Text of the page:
Mechanism of Action: Exosomes derived from stem cells appear to elicit the same kinds of anti-inflammatory, immunomodulating and tissue repair response when injected to injury sites as the stem cells themselves. My POV: Nanotechnology enabling the targeted use of exosomes – both cell derived and even lab engineered versions – are super exciting – and early. Same POV as for stem cells themselves, their impact can be hit or miss and more research is needed to make these therapies reliable.
  4. Stellate Ganglion Block. This is an injection of anesthetic into a sympathetic nerve bundle (the fusion of 2 nerve bundles, a cervical bundle and thoracic bundle) on both sides of the neck. It’s typically used to treat chronic neuropathic pain, cluster headaches, to improve circulation in conditions like Raynaud’s, and recently is being trialed for mental health conditions including PTSD. It’s often a treatment of “last resort” when a cause is unknown. Usually most effective if done multiple times, and often lasts only weeks to months.
    Mechanism of Action: Believed to be the reduction of sympathetic (think fight or flight) tone in the nervous system.
    My POV: Absolutely worth a shot in chronic pain syndromes while evidence is mixed, if administered by experienced hands.
  5. Ozone Therapy. Ozone, or O3 (three Oxygen molecules together as opposed to two which is the type of oxygen we breathe) can be produced by a medical grade machine that converts O2 to O3 and is either administered rectally where it can be readily absorbed into the bloodstream by the thin GI lining, or by removing 250-500 cc of blood via IV, mixing in Ozone in a sterile IV bag, and re-injecting the ozonated blood back through the IV. This therapy has a limited evidence base and the FDA warned against it in 2019, however it is more commonly used in Europe as a therapeutic where it is regulated as such.
    Mechanism of Action: Theoretically germicidal/antibacterial, anti-inflammatory, and incites cellular repair
    My POV: I’ve seen this treatment be highly therapeutic in some cases of mold, lyme and chronic fatigue but the evidence base is limited and I don’t prescribe it.
  6. Hyperbaric Oxygen. This therapy has been around for a while, for treatment of everything from carbon monoxide poisoning to slow healing wounds. Lately this therapy is increasingly popular in regenerative medicine for stimulating stem cell proliferation and immune function.
    Mechanism of Action: Breathing in oxygen in a tank that creates high atmospheric pressure allows the lungs to absorb much more oxygen into the bloodstream than at regular atmospheric pressure. The oxygen itself once in the bloodstream is toxic to bacteria and other underlying infections and also appears to stimulate stem cell production and other growth factors involved in tissue healing.
    My POV: Well understood and long used for wound healing, I’ve seen HBOT be very effective for specific patients with chronic lyme, mold toxicity and chronic pain. I’ve also seen it fail for other patients with these conditions. When it comes to general wellness/regeneration, I’d put it in the ‘unlikely to hurt, might help’ bucket – in theory it’s strong but the evidence base isn’t there..yet.
  7. NAD+ IV. NAD+ – nicotinamide adenine dinucleotide – is a key coenzyme in the synthesis of ATP, the energy molecule of the body. It’s also critical to energy metabolism in general, meaning how you break down various substrates to create energy, and it influences immune function and cellular repair. In fact, over 300 enzymes rely on the presence of NAD+ to function. In addition, NAD+ appears to be related to aging, and using NAD+ to reverse or slow age-related body changes may be effective. (By the way, I am wildly oversimplifying here for the sake of keeping this short and digestible).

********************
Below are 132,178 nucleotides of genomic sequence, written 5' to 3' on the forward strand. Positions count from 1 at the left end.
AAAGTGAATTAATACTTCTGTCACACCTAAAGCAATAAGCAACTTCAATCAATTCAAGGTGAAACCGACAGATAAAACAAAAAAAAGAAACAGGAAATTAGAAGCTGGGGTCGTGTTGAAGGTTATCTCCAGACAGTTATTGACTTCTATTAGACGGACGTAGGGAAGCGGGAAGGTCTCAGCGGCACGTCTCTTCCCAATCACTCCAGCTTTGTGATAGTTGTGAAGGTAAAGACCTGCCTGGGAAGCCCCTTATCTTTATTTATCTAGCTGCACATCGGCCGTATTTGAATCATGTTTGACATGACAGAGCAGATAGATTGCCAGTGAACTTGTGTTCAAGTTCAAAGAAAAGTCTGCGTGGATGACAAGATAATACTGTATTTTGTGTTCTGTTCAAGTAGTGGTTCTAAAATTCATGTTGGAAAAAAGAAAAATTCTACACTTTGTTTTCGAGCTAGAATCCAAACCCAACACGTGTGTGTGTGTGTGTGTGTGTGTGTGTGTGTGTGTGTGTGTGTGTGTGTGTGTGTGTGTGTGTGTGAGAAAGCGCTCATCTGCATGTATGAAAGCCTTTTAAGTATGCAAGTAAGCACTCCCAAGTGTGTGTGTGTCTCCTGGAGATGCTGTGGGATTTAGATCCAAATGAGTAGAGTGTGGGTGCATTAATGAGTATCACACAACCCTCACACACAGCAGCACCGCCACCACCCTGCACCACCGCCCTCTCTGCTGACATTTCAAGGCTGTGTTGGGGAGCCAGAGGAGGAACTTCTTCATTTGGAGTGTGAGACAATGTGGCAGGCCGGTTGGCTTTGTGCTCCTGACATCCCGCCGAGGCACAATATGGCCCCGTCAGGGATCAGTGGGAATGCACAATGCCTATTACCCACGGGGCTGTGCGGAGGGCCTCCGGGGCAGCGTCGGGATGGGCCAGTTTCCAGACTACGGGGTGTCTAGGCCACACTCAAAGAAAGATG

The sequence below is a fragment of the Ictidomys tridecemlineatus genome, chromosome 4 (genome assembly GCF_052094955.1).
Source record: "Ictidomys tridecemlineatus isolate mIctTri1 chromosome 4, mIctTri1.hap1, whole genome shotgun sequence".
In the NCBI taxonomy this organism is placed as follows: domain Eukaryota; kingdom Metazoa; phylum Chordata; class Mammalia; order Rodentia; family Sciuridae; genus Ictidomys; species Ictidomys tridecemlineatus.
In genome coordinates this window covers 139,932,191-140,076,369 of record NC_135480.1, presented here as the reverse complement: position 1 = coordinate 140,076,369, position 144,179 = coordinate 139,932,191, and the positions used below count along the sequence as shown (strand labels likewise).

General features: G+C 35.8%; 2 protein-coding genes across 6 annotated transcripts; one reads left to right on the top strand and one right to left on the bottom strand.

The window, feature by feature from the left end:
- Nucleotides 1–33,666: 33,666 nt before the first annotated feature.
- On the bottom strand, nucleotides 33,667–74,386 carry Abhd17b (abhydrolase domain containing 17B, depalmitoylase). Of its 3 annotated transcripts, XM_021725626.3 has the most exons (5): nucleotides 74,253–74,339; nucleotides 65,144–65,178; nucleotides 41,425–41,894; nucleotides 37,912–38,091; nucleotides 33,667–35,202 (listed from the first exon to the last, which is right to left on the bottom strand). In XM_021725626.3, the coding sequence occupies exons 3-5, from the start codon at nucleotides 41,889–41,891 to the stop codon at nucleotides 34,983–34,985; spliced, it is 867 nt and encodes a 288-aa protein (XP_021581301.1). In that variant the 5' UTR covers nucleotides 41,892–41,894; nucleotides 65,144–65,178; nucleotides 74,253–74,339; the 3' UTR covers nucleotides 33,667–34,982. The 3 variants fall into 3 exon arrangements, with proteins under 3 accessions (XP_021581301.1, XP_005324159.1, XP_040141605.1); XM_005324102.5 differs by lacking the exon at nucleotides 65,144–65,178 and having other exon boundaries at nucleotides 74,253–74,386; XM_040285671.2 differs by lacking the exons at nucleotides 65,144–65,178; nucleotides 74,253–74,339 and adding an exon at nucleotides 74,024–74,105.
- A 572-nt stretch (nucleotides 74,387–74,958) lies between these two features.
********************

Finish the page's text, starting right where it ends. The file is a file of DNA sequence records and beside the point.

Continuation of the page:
Mechanism of Action: NAD+ delivered intravenously is thought to restore NAD+ levels and thereby improve healthspan by bypassing your stomach, where NAD+ molecules are broken down, and instead traveling directly to the tissues of your body, providing a natural boost of energy, as well as enhanced mood and awareness levels.
    My POV: Also in the unlikely to hurt, might help bucket. I’d love for there to be better trials on this because a “shortcut to aging” like NAD+ would be amazing. I just rarely see an IV like this be enough on its own to undo or compensate for not eating well, managing stress and moving.

Understanding the Scope of Longevity Therapies

Each of these therapies could warrant its own detailed newsletter. You might wonder, why doesn’t Parsley Health offer these therapies? We do prescribe Hormone Replacement Therapy (HRT), including testosterone, DHEA, and both synthetic and bioidentical forms of HRT. I’ll delve into this topic in a future post. Additionally, we assist in heavy metal detoxification for patients with high levels of metals like mercury and lead, as confirmed by validated diagnostic tests. We also implement various antioxidant and pro-cognitive protocols aimed at memory enhancement and Alzheimer’s prevention, and we treat conditions such as migraines and chronic pain. Furthermore, we advocate for evidence-based supplementation, particularly when we have clinical evidence of its efficacy in improving health or remedying a deficiency.

However, many of these novel longevity therapies lack a substantial real-world evidence base.

At Parsley, we are dedicated to evidence-based care. Our focus is on treating patients with chronic diseases, coupled with health optimization and prevention strategies. Most of these objectives can be effectively achieved through prescription drugs, diagnostic tests, and personalized nutrition, supplement, and lifestyle interventions. Guided by an experienced doctor, these methods can provide 99% of the benefits in terms of longevity. It’s a fact: exercise is the most potent longevity drug available.

While additional therapeutics can be transformative for some patients, we believe they should be pursued cautiously, under the care of responsible, board-certified doctors. The goal should be to achieve specific health outcomes—such as healing a damaged joint, treating long-standing depression, or eradicating an infection—rather than a full-on “kitchen sink” approach. This strategy not only saves you money but also ensures that you receive value from the treatments you choose.